New York – This past Friday, in hopes to reduce the spread of HIV/AIDS, Governor David Paterson (D-NY) signed two pieces of legislation. The first bill, gives patients, between the ages of 13 and 64, the option to get tested for HIV by signing a general consent form. The form will stay into effect until its expiration date or until a patient chooses to withdraw their consent. Patterson advocates that “By making HIV testing a routine part of health care, this legislation will increase HIV testing rates, letting people learn their status and begin treatment at an earlier stage, which can significantly improve the length and quality of life and help reduce transmission of the disease.”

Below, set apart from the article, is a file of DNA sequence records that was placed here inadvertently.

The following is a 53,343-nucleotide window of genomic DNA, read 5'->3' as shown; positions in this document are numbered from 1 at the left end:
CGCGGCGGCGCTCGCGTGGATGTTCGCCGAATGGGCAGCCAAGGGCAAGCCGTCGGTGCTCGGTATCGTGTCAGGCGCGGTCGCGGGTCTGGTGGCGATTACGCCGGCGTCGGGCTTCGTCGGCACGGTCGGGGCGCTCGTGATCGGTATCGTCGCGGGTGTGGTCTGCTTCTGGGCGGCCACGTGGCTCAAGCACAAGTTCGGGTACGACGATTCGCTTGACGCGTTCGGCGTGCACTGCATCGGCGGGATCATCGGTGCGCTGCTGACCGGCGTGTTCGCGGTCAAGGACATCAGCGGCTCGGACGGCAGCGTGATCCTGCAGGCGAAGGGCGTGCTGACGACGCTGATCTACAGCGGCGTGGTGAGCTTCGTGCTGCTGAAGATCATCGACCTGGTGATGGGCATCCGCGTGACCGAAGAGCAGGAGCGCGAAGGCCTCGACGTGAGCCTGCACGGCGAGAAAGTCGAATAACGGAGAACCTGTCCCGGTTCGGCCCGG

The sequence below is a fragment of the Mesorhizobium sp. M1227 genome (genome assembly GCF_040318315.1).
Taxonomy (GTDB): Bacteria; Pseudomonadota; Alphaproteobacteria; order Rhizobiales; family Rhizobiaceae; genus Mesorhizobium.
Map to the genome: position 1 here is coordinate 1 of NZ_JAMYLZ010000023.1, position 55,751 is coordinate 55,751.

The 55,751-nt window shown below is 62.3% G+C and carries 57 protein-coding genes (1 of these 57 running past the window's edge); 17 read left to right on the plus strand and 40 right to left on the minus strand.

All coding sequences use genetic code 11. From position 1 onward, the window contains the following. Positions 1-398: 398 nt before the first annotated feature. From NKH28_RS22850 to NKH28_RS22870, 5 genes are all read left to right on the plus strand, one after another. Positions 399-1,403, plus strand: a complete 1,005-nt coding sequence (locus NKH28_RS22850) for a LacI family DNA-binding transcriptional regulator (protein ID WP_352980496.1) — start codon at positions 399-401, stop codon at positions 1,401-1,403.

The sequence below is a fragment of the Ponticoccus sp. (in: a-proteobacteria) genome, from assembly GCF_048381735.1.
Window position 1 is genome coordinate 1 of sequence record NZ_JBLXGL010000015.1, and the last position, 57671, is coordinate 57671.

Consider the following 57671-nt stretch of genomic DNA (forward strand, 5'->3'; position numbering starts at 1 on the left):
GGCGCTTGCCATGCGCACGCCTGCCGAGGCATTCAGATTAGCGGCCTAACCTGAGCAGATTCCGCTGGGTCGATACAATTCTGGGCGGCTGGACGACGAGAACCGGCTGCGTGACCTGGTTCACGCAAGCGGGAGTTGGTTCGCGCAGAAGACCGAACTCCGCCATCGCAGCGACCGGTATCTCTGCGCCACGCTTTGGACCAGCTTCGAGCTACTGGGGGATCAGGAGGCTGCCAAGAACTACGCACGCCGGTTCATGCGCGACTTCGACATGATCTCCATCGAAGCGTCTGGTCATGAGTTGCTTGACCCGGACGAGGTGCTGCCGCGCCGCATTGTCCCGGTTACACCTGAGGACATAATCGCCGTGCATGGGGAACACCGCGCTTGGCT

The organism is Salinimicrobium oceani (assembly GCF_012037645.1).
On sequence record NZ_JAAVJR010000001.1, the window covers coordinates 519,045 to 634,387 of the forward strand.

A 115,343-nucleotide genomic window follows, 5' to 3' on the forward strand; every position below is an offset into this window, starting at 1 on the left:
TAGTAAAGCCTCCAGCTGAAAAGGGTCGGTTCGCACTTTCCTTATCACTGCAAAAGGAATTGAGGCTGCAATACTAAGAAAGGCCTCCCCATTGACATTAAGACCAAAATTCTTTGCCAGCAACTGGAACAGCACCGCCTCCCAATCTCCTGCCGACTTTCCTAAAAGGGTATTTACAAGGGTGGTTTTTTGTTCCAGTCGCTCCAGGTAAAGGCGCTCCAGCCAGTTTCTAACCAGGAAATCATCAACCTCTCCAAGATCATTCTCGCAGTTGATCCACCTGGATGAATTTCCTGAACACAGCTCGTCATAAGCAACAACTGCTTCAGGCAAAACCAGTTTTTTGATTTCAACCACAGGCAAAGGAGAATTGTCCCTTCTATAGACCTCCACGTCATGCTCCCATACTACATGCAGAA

The second bill, seeks to ensure that intravenous drug users who participate in needle-exchange programs are not prosecuted if trace amounts of drugs are in their old syringes. Needle exchange programs are credited with reducing the spread of diseases like HIV and hepatitis C, but arrests of participants serve as a deterrent. The law requires law-enforcement agencies and prosecutors be notified about the rights of participants in needle-exchange programs by the Department of Criminal Justice Services.
“New York has taken a tremendous step towards ensuring that all its residents have knowledge of their HIV status, know how to prevent new infections, and have access to necessary treatment and care so that we can finally stem the spread of this deadly disease,” Senate Health Committee Chairman Thomas Duane, D-Manhattan, said Friday regarding the signing of the bills.